Temperance displays a spacious field for felf-government. Who bath woe? Who bath forrow? Who hath contentions? Who bath babbling? Who bath wounds without caufe?
cause? Who hath redness of eyes? They that tarry long at the wine. The most con
firmed abominations of excess arife from fmall beginnings. Are you temperate ? There was a time when the habitual drunkard was as temperate. Would you ftand fast in temperance? Would you be preserved from the additional enormities, the fucceffive ftages of profligacy, to which intemperance inftigates and hurries. its victim? Abftain from the confines, from the very appearance of evil. Place the restraint on the defire. Look not thou upon the wine when it is red, when it giveth its colour in the cup. At the laft it biteth like a ferpent, and fingeth like an adder (o). Keep the natural appetite for food under uniform difcipline. Every appetite, however natural, however useful or requifite, encroaches and enfnares. Take heed to yourselves, left at any time your hearts be overcharged with furfeiting (p). To gluttonous men their belly is their God. Abhor faftidiousness of taste, and a folicitous preference of one kind of viands to another. Meats for the belly, cries St. Paul: but I will not be brought under the power of any (q). Take no thought, says your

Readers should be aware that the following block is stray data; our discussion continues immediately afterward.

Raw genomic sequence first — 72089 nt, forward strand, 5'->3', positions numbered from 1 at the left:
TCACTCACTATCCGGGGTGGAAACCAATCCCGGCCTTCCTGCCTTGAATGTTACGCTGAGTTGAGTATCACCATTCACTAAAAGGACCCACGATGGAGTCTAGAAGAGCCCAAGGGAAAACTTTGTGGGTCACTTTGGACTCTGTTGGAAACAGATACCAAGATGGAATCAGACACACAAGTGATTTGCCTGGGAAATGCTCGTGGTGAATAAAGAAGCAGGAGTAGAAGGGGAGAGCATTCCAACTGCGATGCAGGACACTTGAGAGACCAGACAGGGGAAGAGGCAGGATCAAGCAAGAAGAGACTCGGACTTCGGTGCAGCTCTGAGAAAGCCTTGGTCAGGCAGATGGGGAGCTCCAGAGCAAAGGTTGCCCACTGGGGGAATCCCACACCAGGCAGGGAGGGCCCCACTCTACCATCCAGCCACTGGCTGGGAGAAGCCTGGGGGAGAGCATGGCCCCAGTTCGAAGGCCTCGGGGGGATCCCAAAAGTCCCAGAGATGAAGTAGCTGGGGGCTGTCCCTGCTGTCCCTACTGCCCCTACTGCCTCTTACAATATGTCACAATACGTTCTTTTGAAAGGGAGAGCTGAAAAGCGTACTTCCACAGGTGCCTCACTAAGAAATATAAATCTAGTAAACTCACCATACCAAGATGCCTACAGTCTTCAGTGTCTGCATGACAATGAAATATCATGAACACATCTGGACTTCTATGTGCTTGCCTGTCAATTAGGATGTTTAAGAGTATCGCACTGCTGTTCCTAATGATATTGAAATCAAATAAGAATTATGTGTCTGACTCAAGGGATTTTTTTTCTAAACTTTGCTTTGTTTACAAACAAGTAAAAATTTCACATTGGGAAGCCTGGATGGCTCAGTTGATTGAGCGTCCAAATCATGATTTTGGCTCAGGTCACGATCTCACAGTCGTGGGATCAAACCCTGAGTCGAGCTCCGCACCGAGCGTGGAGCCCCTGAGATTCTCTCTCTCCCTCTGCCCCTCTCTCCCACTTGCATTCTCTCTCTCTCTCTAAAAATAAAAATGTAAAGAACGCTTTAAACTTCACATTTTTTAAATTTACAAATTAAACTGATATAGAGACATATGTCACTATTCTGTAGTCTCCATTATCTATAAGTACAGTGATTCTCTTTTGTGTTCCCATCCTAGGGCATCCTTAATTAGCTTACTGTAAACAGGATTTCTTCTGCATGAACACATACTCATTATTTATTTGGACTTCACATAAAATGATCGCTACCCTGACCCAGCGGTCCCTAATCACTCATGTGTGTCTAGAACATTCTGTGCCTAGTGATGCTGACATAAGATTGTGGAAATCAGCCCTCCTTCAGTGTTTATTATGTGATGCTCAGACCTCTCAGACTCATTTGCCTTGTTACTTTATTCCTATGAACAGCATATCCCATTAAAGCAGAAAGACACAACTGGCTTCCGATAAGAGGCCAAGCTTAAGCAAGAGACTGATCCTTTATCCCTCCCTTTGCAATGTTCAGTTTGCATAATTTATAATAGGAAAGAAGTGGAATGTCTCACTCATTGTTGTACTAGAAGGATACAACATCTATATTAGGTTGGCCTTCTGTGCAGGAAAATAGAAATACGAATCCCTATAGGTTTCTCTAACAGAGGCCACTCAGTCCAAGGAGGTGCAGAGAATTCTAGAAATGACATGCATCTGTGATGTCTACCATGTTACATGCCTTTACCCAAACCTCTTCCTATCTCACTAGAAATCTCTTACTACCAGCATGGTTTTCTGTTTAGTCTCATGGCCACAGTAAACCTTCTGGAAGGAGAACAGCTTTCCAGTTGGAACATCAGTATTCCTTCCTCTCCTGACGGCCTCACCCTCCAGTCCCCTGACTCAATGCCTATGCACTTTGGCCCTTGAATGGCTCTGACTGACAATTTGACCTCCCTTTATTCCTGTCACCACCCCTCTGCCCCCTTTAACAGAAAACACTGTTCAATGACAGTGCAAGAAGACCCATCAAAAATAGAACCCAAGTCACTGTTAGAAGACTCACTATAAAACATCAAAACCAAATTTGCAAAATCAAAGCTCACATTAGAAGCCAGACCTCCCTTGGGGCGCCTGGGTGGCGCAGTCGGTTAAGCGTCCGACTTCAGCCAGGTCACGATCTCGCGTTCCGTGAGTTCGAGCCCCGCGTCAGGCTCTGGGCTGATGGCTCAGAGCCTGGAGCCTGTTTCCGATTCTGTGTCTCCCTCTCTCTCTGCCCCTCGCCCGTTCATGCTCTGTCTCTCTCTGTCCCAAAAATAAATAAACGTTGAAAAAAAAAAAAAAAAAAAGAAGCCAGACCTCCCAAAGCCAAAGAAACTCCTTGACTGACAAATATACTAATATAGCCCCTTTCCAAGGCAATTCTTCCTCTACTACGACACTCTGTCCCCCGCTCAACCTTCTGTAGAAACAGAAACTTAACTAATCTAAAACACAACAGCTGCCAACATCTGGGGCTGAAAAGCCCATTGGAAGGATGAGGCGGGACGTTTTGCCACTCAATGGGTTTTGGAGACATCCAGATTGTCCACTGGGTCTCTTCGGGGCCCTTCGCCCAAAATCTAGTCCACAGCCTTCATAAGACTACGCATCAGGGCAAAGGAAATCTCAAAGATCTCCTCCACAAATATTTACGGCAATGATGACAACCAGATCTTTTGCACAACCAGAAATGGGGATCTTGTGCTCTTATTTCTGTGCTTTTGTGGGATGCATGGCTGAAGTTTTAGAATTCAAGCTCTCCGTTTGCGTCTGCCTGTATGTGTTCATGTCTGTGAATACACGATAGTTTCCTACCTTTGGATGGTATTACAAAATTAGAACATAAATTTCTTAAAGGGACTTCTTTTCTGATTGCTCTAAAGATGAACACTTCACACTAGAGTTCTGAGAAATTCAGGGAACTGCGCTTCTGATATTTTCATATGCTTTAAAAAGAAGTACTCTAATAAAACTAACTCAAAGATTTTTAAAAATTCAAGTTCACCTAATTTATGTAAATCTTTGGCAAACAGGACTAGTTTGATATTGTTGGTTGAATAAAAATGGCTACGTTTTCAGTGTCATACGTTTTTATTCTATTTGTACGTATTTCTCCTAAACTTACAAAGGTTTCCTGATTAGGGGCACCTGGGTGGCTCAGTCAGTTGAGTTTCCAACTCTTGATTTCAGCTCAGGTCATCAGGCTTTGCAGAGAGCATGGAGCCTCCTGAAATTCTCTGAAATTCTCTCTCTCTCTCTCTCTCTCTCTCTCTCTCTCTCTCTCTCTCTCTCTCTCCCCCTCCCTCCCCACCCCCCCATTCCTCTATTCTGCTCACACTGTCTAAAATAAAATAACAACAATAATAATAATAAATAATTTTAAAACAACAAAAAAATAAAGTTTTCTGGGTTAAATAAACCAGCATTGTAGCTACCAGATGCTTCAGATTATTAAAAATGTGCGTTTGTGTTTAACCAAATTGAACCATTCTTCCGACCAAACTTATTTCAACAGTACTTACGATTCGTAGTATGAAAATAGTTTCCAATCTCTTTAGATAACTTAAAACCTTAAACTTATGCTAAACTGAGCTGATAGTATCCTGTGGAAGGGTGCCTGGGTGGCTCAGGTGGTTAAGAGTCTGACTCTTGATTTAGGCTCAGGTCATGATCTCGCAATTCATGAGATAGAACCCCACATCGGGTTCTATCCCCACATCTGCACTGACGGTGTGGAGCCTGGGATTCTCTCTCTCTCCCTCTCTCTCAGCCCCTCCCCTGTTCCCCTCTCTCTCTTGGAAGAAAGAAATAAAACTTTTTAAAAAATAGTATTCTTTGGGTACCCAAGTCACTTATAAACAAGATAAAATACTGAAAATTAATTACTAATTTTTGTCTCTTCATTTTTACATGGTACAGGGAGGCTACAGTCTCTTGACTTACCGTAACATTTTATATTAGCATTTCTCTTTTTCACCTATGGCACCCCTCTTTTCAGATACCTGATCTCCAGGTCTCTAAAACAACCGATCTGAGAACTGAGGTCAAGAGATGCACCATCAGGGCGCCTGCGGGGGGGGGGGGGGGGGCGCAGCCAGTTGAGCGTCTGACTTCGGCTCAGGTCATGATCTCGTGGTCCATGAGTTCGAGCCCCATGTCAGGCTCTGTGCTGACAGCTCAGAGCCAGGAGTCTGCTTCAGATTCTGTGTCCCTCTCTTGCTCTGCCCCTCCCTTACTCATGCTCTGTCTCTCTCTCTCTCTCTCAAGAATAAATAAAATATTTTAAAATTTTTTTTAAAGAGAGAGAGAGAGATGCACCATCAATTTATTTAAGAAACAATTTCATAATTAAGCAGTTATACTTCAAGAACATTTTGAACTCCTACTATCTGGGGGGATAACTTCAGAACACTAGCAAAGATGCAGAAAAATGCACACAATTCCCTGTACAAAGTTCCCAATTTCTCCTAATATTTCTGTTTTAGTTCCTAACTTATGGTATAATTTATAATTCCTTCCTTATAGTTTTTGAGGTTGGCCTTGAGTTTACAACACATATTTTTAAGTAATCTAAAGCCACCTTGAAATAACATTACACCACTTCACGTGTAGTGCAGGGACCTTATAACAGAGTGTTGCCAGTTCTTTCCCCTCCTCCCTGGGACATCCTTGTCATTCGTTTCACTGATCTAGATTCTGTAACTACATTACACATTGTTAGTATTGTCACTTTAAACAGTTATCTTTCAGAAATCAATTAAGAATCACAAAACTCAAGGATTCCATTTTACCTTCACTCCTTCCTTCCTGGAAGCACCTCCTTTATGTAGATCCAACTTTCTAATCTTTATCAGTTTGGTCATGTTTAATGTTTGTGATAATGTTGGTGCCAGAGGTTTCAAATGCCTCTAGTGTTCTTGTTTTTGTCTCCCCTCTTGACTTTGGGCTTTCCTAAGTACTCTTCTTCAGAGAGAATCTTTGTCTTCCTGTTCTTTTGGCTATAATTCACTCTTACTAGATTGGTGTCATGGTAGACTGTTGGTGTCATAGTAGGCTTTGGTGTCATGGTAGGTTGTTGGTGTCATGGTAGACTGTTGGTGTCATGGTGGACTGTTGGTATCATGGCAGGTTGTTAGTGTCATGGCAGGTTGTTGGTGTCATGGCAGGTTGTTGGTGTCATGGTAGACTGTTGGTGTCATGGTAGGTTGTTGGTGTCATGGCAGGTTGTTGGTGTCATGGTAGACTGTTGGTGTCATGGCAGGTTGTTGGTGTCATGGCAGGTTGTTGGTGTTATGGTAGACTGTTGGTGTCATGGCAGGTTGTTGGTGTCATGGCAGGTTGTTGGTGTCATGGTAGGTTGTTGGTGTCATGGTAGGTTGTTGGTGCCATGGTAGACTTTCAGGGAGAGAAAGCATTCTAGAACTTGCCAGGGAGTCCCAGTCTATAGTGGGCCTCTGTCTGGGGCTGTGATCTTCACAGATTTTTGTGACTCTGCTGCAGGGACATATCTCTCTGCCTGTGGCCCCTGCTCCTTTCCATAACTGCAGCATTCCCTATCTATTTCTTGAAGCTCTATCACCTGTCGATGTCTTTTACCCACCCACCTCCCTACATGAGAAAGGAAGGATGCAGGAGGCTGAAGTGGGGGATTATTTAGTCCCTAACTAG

(0) Prov. xxiii. 29-32. (g) 1 Cor. v. 12, 13.
(p) Luke, xxi. 34.
Lord, what ye shall eat, and what ye shall drink: for after these things do the Gentiles feek (r). That critical acuteness of palate, that scientific infight into the composition and qualities of meats and drinks, in which modern pupils of Gentile principles make their boast, is disgraceful to a Christian at any period of life, and fingularly disgraceful to the young.